FIV is a virus that is transferred only between cats, and is not infectious to humans or to other animals
Doctor Hila Bareket, SPCA Israel veterinarian
Every week cats arrive at the clinic of the Society, with inflammations in their mouths and severe gum problems. Seemingly, it is possible that we are talking about cats that simply need a teeth cleaning. However, many times, a gum infection, especially in homeless cats, is likely to testify to a much more severe problem.
FIV is a virus that is transferred only between cats, and is not infectious to humans or to other animals who are not felines! It is common primarily in homeless male cats over five years old. The virus is transferred between cats primarily by bites, by blood, saliva, milk and sexual contact. The infection could also be through an infected mother to her kittens. When a cat is infected with the virus, it does not immediately show symptoms of the disease.
At the onset, the virus arrives at the lymph glands where it multiplies throughout the cells of the immune system. Within 4-6 weeks the general symptoms develop, which are fever, depression, lessoning of appetite and an enlargement of the lymph glands. The owners usually do not notice these symptoms; the cat looks “healthy”. Anti-bodies develop in its blood against the virus. However, at the same time the virus continues to multiply and to destroy cells of the immune system.
This process is slow, and could take months or years. At a certain stage, the immune system of the cat is extremely weakened and it no longer succeeds in defending the cat against infection with illnesses that without the virus the cat would not contract. We are speaking, in general, about severe chronic inflammations in the mouth, on the skin, in the respiratory or digestive systems, which are accompanied by bacteria and even develop into cancerous growths. In this stage the cat is very sick, depressed, develops fever, loss of appetite, weight loss, diarrhea, eye inflammations, neural problems and death.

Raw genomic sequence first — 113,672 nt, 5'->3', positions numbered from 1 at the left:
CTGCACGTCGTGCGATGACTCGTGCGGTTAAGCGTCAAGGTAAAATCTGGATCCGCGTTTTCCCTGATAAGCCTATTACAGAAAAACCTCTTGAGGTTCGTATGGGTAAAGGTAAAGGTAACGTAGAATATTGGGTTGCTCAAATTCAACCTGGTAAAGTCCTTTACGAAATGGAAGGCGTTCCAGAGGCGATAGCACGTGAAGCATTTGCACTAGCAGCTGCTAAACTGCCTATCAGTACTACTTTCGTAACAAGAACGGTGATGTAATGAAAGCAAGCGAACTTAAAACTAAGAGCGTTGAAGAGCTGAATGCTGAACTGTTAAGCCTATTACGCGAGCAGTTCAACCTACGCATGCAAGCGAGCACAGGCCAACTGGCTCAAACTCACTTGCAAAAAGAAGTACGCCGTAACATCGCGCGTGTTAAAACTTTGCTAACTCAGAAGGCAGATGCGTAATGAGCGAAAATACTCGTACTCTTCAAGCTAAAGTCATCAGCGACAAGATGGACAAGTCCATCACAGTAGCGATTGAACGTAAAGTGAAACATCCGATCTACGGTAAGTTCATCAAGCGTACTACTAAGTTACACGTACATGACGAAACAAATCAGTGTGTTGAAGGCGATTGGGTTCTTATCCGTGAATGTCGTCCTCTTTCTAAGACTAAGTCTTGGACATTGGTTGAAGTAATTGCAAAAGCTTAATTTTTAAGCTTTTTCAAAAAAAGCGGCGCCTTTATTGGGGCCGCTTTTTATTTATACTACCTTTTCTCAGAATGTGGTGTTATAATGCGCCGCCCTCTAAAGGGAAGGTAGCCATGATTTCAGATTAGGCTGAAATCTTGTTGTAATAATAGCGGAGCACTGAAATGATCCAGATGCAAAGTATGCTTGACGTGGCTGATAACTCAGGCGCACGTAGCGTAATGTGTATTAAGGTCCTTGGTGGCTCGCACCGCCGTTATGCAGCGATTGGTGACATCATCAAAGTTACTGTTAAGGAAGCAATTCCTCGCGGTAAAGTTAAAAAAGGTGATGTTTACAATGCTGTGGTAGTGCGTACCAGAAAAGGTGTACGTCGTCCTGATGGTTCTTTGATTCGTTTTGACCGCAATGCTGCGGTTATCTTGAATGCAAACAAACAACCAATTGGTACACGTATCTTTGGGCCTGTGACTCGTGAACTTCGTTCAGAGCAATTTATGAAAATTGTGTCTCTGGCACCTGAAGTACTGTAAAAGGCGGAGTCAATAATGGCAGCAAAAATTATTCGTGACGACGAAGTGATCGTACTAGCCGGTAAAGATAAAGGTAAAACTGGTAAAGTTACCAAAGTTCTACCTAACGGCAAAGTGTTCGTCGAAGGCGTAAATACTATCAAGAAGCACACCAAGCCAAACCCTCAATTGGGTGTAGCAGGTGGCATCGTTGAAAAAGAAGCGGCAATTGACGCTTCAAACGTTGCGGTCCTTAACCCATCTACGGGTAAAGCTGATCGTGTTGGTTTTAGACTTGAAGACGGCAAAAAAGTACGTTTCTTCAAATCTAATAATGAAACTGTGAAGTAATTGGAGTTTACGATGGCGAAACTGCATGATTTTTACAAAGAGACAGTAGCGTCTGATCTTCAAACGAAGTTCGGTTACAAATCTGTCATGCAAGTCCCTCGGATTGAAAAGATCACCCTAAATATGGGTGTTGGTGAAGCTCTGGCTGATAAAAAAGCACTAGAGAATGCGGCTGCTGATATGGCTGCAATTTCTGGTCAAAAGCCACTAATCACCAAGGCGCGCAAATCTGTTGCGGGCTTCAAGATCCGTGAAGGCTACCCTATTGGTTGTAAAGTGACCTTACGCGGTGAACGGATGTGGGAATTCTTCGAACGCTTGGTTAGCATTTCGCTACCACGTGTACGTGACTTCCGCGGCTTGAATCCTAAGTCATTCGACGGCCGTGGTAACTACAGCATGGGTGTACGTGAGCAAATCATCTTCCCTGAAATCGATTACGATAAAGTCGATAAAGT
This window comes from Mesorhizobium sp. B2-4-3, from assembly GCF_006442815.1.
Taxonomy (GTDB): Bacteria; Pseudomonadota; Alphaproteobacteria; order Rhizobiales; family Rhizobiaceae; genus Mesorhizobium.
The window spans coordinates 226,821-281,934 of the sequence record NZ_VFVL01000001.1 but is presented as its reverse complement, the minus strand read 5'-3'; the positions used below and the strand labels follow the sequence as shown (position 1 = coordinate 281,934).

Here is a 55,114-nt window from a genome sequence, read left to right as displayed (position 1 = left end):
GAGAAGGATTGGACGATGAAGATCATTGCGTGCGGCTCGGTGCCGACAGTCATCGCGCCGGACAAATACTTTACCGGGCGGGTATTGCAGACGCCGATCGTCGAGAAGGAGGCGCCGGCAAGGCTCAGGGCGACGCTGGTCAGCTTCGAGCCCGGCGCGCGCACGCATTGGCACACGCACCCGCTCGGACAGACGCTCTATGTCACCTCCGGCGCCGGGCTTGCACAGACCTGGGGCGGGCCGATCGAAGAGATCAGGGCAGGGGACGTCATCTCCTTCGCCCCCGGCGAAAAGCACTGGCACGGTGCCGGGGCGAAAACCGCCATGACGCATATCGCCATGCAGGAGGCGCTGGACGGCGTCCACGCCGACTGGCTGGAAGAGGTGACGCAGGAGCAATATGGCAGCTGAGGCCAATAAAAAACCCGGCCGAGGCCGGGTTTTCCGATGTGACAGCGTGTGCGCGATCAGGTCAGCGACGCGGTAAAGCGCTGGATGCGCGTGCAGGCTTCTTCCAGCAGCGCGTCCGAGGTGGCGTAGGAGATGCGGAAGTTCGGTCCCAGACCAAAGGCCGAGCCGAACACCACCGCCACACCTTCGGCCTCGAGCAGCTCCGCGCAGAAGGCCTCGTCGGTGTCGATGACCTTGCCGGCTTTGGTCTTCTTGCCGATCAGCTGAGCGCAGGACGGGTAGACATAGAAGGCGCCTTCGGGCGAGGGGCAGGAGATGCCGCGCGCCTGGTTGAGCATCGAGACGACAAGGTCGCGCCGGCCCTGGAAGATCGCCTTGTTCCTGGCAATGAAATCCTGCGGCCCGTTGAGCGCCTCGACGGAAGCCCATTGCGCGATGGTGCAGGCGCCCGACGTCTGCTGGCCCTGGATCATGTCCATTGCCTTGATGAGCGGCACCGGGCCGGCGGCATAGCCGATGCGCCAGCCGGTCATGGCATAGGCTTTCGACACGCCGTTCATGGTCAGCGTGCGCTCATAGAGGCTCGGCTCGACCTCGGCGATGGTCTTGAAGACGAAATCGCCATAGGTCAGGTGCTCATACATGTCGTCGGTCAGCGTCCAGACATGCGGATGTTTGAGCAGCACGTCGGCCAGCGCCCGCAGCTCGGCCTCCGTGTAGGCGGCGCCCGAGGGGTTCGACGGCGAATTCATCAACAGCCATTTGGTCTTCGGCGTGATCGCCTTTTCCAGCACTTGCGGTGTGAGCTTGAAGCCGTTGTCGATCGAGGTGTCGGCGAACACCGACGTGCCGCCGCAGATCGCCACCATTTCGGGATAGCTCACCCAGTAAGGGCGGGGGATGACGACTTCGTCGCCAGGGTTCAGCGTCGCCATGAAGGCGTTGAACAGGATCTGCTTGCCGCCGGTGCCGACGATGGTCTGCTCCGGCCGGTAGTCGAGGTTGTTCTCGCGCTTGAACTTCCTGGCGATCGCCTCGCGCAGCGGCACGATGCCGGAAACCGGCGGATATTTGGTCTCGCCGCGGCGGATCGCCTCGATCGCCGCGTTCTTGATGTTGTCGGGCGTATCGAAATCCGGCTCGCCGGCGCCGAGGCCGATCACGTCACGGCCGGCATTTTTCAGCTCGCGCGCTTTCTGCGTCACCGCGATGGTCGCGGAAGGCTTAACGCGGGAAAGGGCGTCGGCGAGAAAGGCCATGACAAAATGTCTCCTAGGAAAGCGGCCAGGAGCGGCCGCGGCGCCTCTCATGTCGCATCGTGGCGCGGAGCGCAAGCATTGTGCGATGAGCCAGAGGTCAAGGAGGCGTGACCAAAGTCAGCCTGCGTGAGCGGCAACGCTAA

It is possible to perform blood tests upon the cat who is suspected as having contracted the virus in order to detect anti-bodies that were created upon the infestation of the virus. Blood tests don’t always testify unequivocally that the cat has contracted FIV, since there is an immunization for the virus that creates the same anti-bodies. Additionally, in the terminal stages of the disease it is possible that no anti-bodies will be found in the blood at all and the test will be negative, in spite of the fact that the cat is very ill. Sometimes the test has to be repeated after a few weeks since only then will the level of anti-bodies be high enough to be detected.
The treatment is generally supportive:
– Antibiotics against the secondary infections.
– Vitamins, liquids and food with high nutritional value—to support the cells of the immune system.
To prevent the spread of the illness, we have to prevent other cats from contracting the FIV virus, and this is by: separating the healthy cats from the sick cats and preventing contact or quarrels with other cats, and by keeping the ill cats at home and immunizing the healthy cats against the disease once a year.